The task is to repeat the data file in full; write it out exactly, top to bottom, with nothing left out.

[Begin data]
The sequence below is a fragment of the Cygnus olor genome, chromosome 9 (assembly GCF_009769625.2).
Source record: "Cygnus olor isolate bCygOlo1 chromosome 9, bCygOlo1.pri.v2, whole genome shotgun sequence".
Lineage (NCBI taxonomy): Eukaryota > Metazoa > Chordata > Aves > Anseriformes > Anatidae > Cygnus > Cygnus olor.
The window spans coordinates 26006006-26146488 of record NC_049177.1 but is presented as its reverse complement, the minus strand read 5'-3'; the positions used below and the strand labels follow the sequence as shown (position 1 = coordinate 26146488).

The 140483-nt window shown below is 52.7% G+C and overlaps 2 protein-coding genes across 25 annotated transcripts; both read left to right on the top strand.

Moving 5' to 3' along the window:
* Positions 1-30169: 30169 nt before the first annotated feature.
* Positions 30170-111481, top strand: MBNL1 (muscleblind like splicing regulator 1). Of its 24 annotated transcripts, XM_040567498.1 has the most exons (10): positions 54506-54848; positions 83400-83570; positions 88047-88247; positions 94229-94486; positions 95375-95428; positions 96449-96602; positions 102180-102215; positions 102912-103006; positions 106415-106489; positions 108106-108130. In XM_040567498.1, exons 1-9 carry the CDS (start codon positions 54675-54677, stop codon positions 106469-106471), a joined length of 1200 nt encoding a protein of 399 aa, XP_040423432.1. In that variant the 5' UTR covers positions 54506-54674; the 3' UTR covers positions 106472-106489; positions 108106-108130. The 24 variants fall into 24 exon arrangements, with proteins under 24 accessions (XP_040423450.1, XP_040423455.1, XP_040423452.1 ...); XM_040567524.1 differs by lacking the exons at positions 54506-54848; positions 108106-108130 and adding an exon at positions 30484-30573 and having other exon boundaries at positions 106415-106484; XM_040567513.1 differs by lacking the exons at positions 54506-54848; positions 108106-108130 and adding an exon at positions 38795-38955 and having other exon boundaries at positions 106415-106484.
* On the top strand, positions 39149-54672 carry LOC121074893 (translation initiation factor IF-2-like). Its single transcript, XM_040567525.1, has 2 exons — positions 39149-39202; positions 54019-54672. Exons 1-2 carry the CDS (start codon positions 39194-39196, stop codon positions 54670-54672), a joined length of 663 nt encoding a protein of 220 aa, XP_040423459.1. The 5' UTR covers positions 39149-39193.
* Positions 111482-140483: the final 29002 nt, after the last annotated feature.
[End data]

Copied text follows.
The sequence below is a fragment of the Cygnus olor genome, chromosome 9 (assembly GCF_009769625.2).
Source record: "Cygnus olor isolate bCygOlo1 chromosome 9, bCygOlo1.pri.v2, whole genome shotgun sequence".
Lineage (NCBI taxonomy): Eukaryota > Metazoa > Chordata > Aves > Anseriformes > Anatidae > Cygnus > Cygnus olor.
The window spans coordinates 26006006-26146488 of record NC_049177.1 but is presented as its reverse complement, the minus strand read 5'-3'; the positions used below and the strand labels follow the sequence as shown (position 1 = coordinate 26146488).

The 140483-nt window shown below is 52.7% G+C and overlaps 2 protein-coding genes across 25 annotated transcripts; both read left to right on the top strand.

Moving 5' to 3' along the window:
* Positions 1-30169: 30169 nt before the first annotated feature.
* Positions 30170-111481, top strand: MBNL1 (muscleblind like splicing regulator 1). Of its 24 annotated transcripts, XM_040567498.1 has the most exons (10): positions 54506-54848; positions 83400-83570; positions 88047-88247; positions 94229-94486; positions 95375-95428; positions 96449-96602; positions 102180-102215; positions 102912-103006; positions 106415-106489; positions 108106-108130. In XM_040567498.1, exons 1-9 carry the CDS (start codon positions 54675-54677, stop codon positions 106469-106471), a joined length of 1200 nt encoding a protein of 399 aa, XP_040423432.1. In that variant the 5' UTR covers positions 54506-54674; the 3' UTR covers positions 106472-106489; positions 108106-108130. The 24 variants fall into 24 exon arrangements, with proteins under 24 accessions (XP_040423450.1, XP_040423455.1, XP_040423452.1 ...); XM_040567524.1 differs by lacking the exons at positions 54506-54848; positions 108106-108130 and adding an exon at positions 30484-30573 and having other exon boundaries at positions 106415-106484; XM_040567513.1 differs by lacking the exons at positions 54506-54848; positions 108106-108130 and adding an exon at positions 38795-38955 and having other exon boundaries at positions 106415-106484.
* On the top strand, positions 39149-54672 carry LOC121074893 (translation initiation factor IF-2-like). Its single transcript, XM_040567525.1, has 2 exons — positions 39149-39202; positions 54019-54672. Exons 1-2 carry the CDS (start codon positions 39194-39196, stop codon positions 54670-54672), a joined length of 663 nt encoding a protein of 220 aa, XP_040423459.1. The 5' UTR covers positions 39149-39193.
* Positions 111482-140483: the final 29002 nt, after the last annotated feature.